Psychic automatism in its pure state, by which one proposes to express — verbally, by means of the written word, or in any other manner — the actual functioning of thought. Dictated by thought, in the absence of any control exercised by reason, exempt from any aesthetic or moral concern.[13] 

       Many artists of the period became fascinated with jesters and clowns. The jester epitomizes the Dada and Surrealist trend for social critique, but the idea was not new. The jester or fool was a popular entertainer at court during the medieval and Renaissance periods.  He or she was generally a member of the nobleman’s household who was employed to entertain.  The jester was also the itinerant performer who played the fool for common folks at the fairs and markets. In the Tarot, “The Fool” is a card of the Major Arcana. The tarot depiction of the Fool includes a man (or less often, a woman) who is distracted from what is important and is therefore said to be courting trouble ahead. Throughout history the jester has resonated with a life lived on the edge, generally due to feelings of difference. The other side of this character is the folly, or a licence to mock those who hold power and control.  In literature, the jester is symbolic of common sense and of honesty. The display of pretence is intended to mimic the superficial characteristics of humans.  In Shakespeare’s King Lear for example, the court jester is consulted for his insight.   Being thought of as feeble minded and the lowest member of the court the jester has had licence to speak freely without causing serious insult to the monarch.[14]  The popularity of jesters has remained with us both as theatrical entertainment and in the depictions of jesters and clowns created by modern artists.  

       Walt Kuhn (1877-1949) was an American painter and an organizer of the famous Armory Show of 1913, which was America’s first large-scale introduction to European Modernism. [15] He is best known for his white-faced clowns which feature today as puppets and dolls, white masks and fancy-dress costumes.  One of the most popular painters of modern clowns and jesters was Pablo Picasso. 

      Hiding the face has had special significance throughout history.  The mask has often been associated with spiritual or magical powers as in the journey to astral plains taken by priests and shamans.  Although the religious use of masks has waned, masks are used sometimes in drama or psychotherapy since they allow the individual to project painful experiences onto an object. The same transference happens more expressly within art.  The artist introjects his or her ego onto the object being created, this includes non-tactile objects as in visualization.  The practice is normally attributed to Sigmund Freud where introjection occurs when a subject takes into itself the behaviours he or she attributes to other external objects, especially of other people. A common pattern is where a child introjects aspects of parents into its own persona. Introjection can be a defence mechanism. Bruce Nauman’s multi-media installation Clown Torture 1987, depicted a clown randomly covered in grease paint and lipstick undergoing varying stages of a nervous breakdown. For Nauman, a clown’s mask was a potent metaphor of the fraught relationship between reality and artifice, which is such fertile ground for comedy[16] and outsider art.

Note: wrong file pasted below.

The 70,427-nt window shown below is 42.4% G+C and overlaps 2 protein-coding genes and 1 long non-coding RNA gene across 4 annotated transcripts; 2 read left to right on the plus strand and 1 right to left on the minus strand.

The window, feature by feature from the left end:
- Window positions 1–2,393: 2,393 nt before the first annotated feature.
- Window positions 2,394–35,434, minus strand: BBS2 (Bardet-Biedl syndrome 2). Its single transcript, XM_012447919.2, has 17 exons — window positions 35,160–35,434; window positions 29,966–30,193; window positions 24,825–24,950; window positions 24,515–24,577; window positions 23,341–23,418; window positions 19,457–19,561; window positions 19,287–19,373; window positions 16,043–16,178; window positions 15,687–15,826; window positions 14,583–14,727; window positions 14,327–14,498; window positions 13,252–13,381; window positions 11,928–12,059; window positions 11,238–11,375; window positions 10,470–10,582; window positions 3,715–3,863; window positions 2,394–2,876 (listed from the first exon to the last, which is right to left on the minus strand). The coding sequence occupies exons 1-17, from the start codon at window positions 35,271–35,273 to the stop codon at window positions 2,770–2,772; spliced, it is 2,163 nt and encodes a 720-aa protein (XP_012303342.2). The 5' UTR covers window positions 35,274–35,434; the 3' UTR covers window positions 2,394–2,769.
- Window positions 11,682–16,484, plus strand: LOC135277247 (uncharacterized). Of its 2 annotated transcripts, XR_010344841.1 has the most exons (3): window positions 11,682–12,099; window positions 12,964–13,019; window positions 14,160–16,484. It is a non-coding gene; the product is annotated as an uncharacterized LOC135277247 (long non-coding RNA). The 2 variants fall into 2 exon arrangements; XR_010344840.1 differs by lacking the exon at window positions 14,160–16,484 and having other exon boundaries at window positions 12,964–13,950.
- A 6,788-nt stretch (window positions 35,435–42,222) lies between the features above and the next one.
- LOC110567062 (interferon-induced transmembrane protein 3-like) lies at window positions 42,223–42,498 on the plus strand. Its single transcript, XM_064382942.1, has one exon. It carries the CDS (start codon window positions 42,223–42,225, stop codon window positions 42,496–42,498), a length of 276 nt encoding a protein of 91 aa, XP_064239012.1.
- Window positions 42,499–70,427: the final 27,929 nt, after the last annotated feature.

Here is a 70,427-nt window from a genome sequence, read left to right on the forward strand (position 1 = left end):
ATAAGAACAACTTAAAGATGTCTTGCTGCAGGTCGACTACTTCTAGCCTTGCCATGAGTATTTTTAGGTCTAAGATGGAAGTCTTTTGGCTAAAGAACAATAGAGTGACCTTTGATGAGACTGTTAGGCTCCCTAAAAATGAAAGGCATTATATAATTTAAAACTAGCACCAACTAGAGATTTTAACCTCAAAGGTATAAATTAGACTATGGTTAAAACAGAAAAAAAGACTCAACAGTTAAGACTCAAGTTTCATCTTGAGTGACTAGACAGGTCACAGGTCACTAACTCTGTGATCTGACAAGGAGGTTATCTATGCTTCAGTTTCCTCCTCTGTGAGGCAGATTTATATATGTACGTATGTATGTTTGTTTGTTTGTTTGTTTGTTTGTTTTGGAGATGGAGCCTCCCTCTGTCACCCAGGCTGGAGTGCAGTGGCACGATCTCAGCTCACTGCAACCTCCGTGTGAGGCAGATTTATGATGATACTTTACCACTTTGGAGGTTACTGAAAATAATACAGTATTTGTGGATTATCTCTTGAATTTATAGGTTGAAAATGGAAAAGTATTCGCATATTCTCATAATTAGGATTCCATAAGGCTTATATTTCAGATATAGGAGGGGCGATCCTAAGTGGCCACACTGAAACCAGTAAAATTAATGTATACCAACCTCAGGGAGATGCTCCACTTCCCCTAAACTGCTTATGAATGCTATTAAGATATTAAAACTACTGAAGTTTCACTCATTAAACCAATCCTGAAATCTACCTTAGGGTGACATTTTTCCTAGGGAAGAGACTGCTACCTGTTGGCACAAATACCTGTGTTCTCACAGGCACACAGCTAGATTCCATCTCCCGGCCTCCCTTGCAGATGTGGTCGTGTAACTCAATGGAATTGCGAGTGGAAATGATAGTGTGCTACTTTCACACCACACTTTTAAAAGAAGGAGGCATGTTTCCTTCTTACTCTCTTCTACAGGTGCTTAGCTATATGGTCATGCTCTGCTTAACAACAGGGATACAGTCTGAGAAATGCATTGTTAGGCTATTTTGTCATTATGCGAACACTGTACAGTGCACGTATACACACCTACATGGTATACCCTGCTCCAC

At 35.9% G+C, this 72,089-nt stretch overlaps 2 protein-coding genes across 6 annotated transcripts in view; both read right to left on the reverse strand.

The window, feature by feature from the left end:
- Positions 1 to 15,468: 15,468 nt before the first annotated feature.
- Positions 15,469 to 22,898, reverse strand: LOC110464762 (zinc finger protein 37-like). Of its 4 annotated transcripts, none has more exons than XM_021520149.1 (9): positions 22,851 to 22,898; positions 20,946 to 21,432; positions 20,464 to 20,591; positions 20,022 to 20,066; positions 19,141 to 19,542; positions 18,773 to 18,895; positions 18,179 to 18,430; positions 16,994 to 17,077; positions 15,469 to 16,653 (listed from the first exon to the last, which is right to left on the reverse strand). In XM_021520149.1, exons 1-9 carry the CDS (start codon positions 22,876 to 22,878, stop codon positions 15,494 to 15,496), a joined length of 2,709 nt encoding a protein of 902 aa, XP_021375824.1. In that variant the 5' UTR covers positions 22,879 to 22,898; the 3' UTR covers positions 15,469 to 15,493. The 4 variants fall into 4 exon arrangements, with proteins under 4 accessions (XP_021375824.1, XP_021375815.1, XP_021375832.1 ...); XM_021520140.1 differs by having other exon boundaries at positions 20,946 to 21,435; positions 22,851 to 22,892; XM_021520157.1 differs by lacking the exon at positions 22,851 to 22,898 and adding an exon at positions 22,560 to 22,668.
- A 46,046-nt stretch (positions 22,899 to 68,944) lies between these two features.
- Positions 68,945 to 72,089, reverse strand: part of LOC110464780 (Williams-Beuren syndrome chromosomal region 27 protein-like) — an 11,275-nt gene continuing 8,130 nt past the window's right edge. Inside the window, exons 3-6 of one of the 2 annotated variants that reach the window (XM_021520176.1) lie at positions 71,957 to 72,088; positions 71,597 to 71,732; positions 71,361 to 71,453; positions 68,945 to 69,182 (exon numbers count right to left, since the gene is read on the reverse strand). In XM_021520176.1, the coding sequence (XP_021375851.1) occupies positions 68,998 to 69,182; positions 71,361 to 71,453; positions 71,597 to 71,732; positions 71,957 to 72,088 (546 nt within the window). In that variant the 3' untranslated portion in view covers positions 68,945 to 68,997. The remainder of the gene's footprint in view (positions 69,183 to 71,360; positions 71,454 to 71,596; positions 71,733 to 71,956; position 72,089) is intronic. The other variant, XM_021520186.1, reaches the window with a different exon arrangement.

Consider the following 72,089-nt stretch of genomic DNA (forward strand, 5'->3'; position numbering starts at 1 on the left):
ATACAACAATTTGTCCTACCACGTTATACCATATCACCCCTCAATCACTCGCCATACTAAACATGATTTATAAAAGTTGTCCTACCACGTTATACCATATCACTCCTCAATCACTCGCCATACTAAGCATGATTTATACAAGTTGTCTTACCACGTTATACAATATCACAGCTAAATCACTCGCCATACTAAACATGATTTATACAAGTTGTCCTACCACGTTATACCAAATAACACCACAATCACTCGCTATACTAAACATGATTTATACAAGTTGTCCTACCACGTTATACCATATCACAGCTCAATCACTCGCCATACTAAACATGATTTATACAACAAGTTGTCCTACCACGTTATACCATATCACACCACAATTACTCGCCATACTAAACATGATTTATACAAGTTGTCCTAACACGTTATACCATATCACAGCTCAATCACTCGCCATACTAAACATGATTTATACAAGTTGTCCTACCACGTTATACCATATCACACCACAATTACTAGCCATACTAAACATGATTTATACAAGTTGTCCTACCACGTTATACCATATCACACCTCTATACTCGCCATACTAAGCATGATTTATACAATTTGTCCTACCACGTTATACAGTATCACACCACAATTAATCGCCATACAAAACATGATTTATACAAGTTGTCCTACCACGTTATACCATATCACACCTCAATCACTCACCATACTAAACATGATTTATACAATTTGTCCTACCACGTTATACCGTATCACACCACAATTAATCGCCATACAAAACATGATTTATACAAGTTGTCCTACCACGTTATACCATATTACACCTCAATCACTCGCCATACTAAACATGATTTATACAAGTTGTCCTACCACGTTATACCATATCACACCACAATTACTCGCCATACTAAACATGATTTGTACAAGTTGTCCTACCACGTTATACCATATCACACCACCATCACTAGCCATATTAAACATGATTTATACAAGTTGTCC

The jester, clown, mask and cartoon characters are all a means of defending the self against the status quo and it can be done from a position of anonymity. This is the mark of an individual estranged from the mainstream, both mentally and/or physically.  Outsider art presents us with a similar mix of mental distortions experienced by the creator, they are dissociations, unreal assertions, fantasies and deep levels of universal vision, often referred to as mysticism or spirituality, all of which need to be understood as shifting moments in consciousness. 

       In the book A Thousand Plateaus by Gilles Deleuze and Felix Guattari (1961) the writers describe how a conflict between two modes of social organization coincide with two models of reality. One is arabesque and favours order and hierarchy. The other is rhizomatic and favours an undoing of all such orders and hierarchies. A rhizome is the root of a plant that travels laterally underground and proliferates unpredictably.[17] The rhizome is a plausible descriptor for the outsider artist whose mind is constantly attempting to stretch detail and experience as far as he or she can.

 The Authentic Life.